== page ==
There are many pictures of the crucifixion which show a board inscribed with the four letters INRI: Jesus of Nazareth the King of the Jews (in Latin). But as John’s Gospel makes clear the notice pinned above Jesus was actually in multiple languages:
Pilate had a notice prepared and fastened to the cross. It read: JESUS OF NAZARETH, THE KING OF THE JEWS. Many of the Jews read this sign, for the place where Jesus was crucified was near the city, and the sign was written in Aramaic, Latin and Greek. 21The chief priests of the Jews protested to Pilate, “Do not write ‘The King of the Jews,’ but that this man claimed to be king of the Jews.”
Pilate answered, “What I have written, I have written.”
In an excellent blog post, Paul Helm demonstrates the importance of this small and often unremarked incident.
This remarkable feature of the Crucifixion makes it clear that language, including writing, is at the heart of the Christian faith. Geerhardus Vos once said that without God’s acts the words would be empty and without His words the acts would be blind. Here’s an explicit case of that: a death by crucifixion together with the words that tell us whose was the agony. As both Pilate and the chief priests no doubt thought, it marked the end point of the career of this particular ‘king’…
… Pilate’s refusal to modify what he had written is more likely to have been a response born of exasperation than the resolve of a disciple of Jesus to stand up and be counted, don’t you think? For as a matter of fact Pilate is more likely to have agreed with the chief priests that what he had written was what Jesus was willing to call himself rather than something that was objectively true. Yet the result of his refusal was that in putting up the inscription Pilate said more than he knew, like someone else in John’s Gospel.
Do we always have to have an exact grasp of Scripture’s literal sense, the sense intended by the writer, in order to grasp what it means? No, we do not. In this instance, the chief priests proposed some modification to the inscription. They wanted it made clear that Jesus was not the king of the Jews but the ‘king’ of the Jews. The inscription as it stood looked official, an official title, it had an abiding meaning, and thus it was capable of expressing an abiding truth, even a ‘timeless truth’. That was too much for the priests to bear. They wanted to change the force of the inscription, to make an official inscription into a mere expression of opinion.
As language is at the heart of the Christian faith, so is translation. Hardly a word of the Aramaic of Jesus’ teaching has come down to us. His direct teaching is given to us in Greek translation. ‘The King of the Jews’ was written in Aramaic, in Latin and in Greek. Christianity was from the first an international religion, foreshadowed by the Abrahamic covenant, implied in the Great Commission, witnessed to at Pentecost, realised in dramatic fashion by what was inscribed on the Cross itself.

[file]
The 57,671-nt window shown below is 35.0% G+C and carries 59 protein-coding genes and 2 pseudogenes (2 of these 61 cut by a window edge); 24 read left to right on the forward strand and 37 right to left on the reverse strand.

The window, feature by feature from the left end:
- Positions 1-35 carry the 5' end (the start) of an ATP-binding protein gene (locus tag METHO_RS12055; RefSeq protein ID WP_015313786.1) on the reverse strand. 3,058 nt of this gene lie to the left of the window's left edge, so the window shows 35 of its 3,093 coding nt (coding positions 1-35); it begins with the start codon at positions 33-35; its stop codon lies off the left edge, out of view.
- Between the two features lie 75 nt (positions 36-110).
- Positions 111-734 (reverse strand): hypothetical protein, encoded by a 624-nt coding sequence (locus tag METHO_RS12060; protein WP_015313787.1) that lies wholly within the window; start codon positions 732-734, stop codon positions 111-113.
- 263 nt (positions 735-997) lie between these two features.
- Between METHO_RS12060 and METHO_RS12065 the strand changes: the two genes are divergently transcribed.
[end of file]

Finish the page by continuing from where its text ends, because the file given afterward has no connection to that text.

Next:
Translations, we are led to believe, are inherently unsatisfactory, for they do not convey every nuance of what is translated. There is a sense in which ‘The King of he Jews’ means something different for an Aramaic-speaker than for a Greek-speaker or a Latin-speaker, because for each of these it may carry separate associations, literary and personal vibes, and different capacities for rhyme and rhythm, than each one carries for the others. Translation is less than perfect, it misses things that are in the original, and maybe it suggests things that are not there as well. It is not easy to move the gospel from one context to another. So, at least, we are told.
But the translated title atop the Cross rather undermines this approach. The Greek of the New Testament, particularly of course the Greek of the Gospels, contains translations of Jesus’ words which, being inspired by the Spirit, are adequate for the task of conveying his teaching, more than adequate. Indeed, since Jesus’ words were inspired, and the translations of his words as we have them in the Gospels are inspired, it is possible to have two inspired teachings, one of which is a translation of the other. And here also, at the Cross, the very epicentre of our faith, there is the report of an inspired (or Spirit-guided) statement, together with two translations of it.
Here at least, at the heart of our faith, the imperfections that accompany even the most faithful translation evidently do not matter. Why is that ? Because it is possible, in translation, despite all its limitations, to convey the meaning of one sentence in another language. That Jesus is the King of the Jews has the same essential meaning in a faithful presentation of it in Aramaic, in Greek and in Hebrew. And in English. Not of course true in just another language, but true also in that other culture that each of these languages express and are part of. That’s an enormous blessing, surely. The meaning of Scripture is Scripture. Scripture has the same meaning in diverse languages, in diverse cultures.
This is an excellent piece of work and should be read by anyone interested in Bible translation. The full article is here.